News Flash

Happening in Missouri City

Posted on: May 3, 2018

Frequently Asked Questions:
Mosquito Control Program

Happening

In recent days, citizens have raised questions about the City’s mosquito control program and spray schedule. To address residents’ inquiries, staff has compiled a list of frequently asked questions in relation to this topic:


Does Missouri City have a program to manage local mosquito populations?

Yes; the City has a strategic program in place that is targeted to work toward environmentally friendly control of adult mosquitoes and prevention of breeding sites. The contractor is Cypress Creek Pest Control and their agreement requires that four to five trucks spray every Thursday from 9 p.m. to 5 a.m. beginning each year in May through the first week of November.

Spraying covers all streets and neighborhoods within City limits, including the private streets of communities that have provided a gate code for accessibility by the spraying contractor. Also, in addition to the contractor’s cycle, City staff sprays common areas where mosquitoes swarm like parks, green spaces, and the Quail Valley Golf Course.

If there are adverse weather conditions the contractor will spray on Friday evenings or the first available good weather evening afterward.

Missouri City’s mosquito control approach is a standard followed by other municipalities in the region as well.


What pesticide and spray method does the City’s contractor use?

Eco-friendly Kontrol 30-30 is sprayed in areas citywide, including key locations where mosquitoes swarm. Kontrol 30-30 is the industry standard insecticide and is also used by other regional cities such as Sugar Land, Tomball, Conroe and Rosenberg.

The City’s contractor uses an ultra-low volume spray method, which industry experts regard as the most efficient system for controlling adult mosquitoes. The City’s contractor performs this industry-standard application process in the early morning (pre-dawn), or at night when bees are not working the blooms to minimize any potential contact.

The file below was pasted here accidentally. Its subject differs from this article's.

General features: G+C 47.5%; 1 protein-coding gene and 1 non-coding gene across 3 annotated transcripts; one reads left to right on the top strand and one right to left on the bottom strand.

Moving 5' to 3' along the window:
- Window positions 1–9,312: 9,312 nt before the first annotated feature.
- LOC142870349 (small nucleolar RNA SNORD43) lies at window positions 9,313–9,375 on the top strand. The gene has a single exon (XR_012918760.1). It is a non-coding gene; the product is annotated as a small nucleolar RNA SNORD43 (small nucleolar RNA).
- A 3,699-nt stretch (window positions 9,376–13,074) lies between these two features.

When the mosquito population increases, how does the City respond?

Staff closely monitors the issue, and when necessary, additional spray days are added for communities and greenspaces citywide.


Do residents and stakeholders have any input into the frequency of the spraying, location of spraying, or the product(s) used for spraying? 

Yes; residents who have questions or concerns about the mosquito control program and spray schedule, may contact the City directly at 281.403.8500 or ‘Submit an Inquiry’ via this City website link: http://bit.ly/2I6CuiR.


What mosquito-borne diseases are of main concern in the Missouri City metropolitan area?

The West Nile and Zika viruses.

In regards to Zika, the Texas Department of State Health Services notes the following:

  • The virus is primarily spread through mosquito bites and can spread from mother to child;
  • The most common symptoms of the disease are fever, rash, joint pain and conjunctivitis (red eyes); and
  •  Two cases have been reported to DSHS as of the week ending April 27, 2018; both in Williamson County. In 2017, there were 55 cases reported—0 were in Fort Bend County and 11 were in Harris County. In 2016, Fort Bend reported 11 cases and Harris reported 74.

In regards to West Nile, the Department notes the following:

  • The virus can infect humans, birds, mosquitoes, horses and some other animals;
  • People who become infected will experience symptoms such as fever, headache, body aches, skin rash, swollen lymph glands, disorientation, tremors, muscle weakness and neck stiffness among others;
  • There is no specific treatment or vaccine for West Nile; for severe cases, intravenous fluids, fever or pain medicine and antibiotics have been used.; and
  • In 2017, Texas reported 133 cases of West Nile illness and 5 deaths. In 2016, the State reported 370 cases and 18 deaths. 

What are some preventative measures residents and visitors can take to “Fight the Bite”? Preparedness is essential to prevention and staff encourages residents to prepare themselves by following the 4 D’s:

  • DUSK/DAWN are the times of day you should try to stay indoors. This is when infected mosquitoes are most active;
  • DRESS in long sleeves, pants, loose and light-colored clothing when outside. For extra protection, you may want to spray thin clothing with repellent;
  • DEFEND yourself by using an insect repellent that contains DEET, Picaridin or Oil of Lemon Eucalyptus. Follow label instructions and reapply as you would with sunscreen, after sweating and swimming; and
  • DRAIN standing water in your backyard and neighborhood. Make sure that flower pots, water dishes, bird baths and wading pools are properly drained. 

In the event you get a mosquito bite, experts recommend the first-aid procedures below: 

  • Wash the bite with soap and water
  • Apply anti-itch cream or use calamine lotion or oatmeal bath for itching
  • Place an ice pack to reduce any swelling
  • Seek medical attention immediately if you experience dizziness, swelling of lips and throat or difficulty breathing. 

For more information about Missouri City, please watch the City website: www.missouricitytx.gov, like us on Facebook—fb/MissouriCityTX, follow us on Twitter, Instagramand Snapchat—@MissouriCityTX and watch Missouri City Television (Ch. 16 on Comcast and Ch. 99 on AT&T U-verse).

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